A third human carnitine/organic cation transporter (OCTN3) as a candidate for the 5q31 Crohn's disease locus (IBD5)

Biochem Biophys Res Commun. 2003 Jan 31;301(1):98-101. doi: 10.1016/s0006-291x(02)02946-7.


Organic cation transporters function primarily in the elimination of cationic drugs in kidney, intestine, and liver. The murine organic cation/carnitine (Octn) transporter family, Octn1, Octn2, and Octn3 is clustered on mouse chromosome 11 (NCBI Accession No. NW_000039). The human OCTN1 and OCTN2 orthologs map to the syntenic IBD5 locus at 5q31, which has been shown to confer susceptibility to Crohn's disease. We show that the human OCTN3 protein, whose corresponding gene is not yet cloned or annotated in the human reference DNA sequence, does indeed exist and is uniquely involved in carnitine-dependent transport in peroxisomes. Its functional properties and inferred chromosomal location implicate it for involvement in Crohn's disease.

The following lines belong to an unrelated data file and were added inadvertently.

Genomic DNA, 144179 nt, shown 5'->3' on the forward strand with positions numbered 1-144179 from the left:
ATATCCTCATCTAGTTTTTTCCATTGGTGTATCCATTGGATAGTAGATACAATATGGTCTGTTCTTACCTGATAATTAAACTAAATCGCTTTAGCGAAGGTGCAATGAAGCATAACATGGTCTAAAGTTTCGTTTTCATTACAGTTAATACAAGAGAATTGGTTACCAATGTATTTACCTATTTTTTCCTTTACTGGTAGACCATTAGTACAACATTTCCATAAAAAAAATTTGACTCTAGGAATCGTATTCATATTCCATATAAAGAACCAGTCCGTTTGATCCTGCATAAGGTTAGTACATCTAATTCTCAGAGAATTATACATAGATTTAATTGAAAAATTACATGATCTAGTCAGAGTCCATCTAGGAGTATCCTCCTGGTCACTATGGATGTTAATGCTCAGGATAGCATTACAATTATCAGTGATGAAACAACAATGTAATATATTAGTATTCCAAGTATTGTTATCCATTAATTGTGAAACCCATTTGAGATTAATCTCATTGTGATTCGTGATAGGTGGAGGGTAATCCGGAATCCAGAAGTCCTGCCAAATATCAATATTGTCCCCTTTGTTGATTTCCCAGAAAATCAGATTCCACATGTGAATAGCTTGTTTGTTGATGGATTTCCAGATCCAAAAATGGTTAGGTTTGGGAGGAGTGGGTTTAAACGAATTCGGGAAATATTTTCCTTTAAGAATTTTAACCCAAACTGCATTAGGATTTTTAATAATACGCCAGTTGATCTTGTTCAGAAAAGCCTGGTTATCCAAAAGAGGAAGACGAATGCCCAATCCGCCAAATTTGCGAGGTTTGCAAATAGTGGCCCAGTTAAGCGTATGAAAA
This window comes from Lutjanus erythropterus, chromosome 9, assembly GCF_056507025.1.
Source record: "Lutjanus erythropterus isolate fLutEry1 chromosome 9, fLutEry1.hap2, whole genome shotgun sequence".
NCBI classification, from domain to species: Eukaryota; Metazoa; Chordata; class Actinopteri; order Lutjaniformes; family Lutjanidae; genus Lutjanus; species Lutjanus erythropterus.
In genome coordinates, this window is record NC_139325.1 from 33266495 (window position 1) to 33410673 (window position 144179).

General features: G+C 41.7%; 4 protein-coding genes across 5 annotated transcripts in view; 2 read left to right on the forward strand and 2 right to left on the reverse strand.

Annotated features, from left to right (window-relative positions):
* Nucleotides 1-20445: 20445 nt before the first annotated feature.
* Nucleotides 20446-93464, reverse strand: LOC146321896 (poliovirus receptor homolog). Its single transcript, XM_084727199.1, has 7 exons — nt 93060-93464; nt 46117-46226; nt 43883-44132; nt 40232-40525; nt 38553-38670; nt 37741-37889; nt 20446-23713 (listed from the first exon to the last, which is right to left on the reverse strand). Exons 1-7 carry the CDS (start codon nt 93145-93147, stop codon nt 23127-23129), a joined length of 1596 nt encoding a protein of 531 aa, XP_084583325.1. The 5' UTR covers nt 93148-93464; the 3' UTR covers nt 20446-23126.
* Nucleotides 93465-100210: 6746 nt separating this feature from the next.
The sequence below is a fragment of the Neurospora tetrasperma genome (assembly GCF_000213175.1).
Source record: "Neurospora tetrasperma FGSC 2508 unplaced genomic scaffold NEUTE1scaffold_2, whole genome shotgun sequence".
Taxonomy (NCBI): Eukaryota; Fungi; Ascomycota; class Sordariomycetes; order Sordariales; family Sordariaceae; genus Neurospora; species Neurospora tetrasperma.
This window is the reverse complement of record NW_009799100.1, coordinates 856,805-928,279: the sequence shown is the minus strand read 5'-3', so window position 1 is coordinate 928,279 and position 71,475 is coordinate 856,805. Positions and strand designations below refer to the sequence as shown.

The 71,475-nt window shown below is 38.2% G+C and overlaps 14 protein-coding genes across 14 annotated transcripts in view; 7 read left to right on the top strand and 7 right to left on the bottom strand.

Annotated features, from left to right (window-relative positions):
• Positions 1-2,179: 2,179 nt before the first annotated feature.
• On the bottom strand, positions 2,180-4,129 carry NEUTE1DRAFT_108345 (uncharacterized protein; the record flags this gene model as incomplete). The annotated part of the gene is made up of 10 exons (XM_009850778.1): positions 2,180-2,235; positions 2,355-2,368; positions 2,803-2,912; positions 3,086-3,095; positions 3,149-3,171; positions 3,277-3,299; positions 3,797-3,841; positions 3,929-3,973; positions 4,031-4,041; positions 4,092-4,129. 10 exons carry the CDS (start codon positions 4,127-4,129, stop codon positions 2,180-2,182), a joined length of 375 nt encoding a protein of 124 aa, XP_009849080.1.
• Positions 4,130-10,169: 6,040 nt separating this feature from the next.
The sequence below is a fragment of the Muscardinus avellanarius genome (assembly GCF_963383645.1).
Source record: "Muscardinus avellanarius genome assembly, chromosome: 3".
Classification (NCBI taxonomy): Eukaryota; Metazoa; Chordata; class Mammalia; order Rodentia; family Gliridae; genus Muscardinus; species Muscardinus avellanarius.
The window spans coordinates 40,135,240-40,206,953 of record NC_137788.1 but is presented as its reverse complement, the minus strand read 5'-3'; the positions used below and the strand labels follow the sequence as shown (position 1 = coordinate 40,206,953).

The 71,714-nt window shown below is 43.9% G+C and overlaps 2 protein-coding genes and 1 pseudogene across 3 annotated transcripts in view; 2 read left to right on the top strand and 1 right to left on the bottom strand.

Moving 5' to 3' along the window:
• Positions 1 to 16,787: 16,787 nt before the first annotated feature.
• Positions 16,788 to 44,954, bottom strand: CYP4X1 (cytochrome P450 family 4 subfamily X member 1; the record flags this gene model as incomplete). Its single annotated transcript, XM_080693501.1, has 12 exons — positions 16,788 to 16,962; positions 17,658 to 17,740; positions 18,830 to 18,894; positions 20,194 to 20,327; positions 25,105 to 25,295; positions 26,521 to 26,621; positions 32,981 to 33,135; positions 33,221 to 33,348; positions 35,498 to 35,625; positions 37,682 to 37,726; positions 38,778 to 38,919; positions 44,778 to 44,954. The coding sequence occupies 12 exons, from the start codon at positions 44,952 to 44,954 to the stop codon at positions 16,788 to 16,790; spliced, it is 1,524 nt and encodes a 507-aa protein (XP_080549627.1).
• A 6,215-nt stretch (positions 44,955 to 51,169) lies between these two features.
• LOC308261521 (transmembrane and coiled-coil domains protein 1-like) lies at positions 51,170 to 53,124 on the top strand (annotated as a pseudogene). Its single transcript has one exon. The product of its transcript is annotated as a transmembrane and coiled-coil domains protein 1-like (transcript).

Publication types

  • Research Support, Non-U.S. Gov't

MeSH terms

  • Animals
  • Biological Transport / physiology
  • Carnitine / metabolism
  • Cells, Cultured
  • Chromosomes, Human, Pair 5 / genetics*
  • Crohn Disease / genetics*
  • Fibroblasts / cytology
  • Fibroblasts / metabolism
  • Humans
  • Mice
  • Mice, Inbred C57BL
  • Organic Cation Transport Proteins / genetics
  • Organic Cation Transport Proteins / metabolism*
  • Peroxisomes / metabolism
  • Recombinant Fusion Proteins / genetics
  • Recombinant Fusion Proteins / metabolism
  • Tumor Cells, Cultured


  • Organic Cation Transport Proteins
  • Recombinant Fusion Proteins
  • Carnitine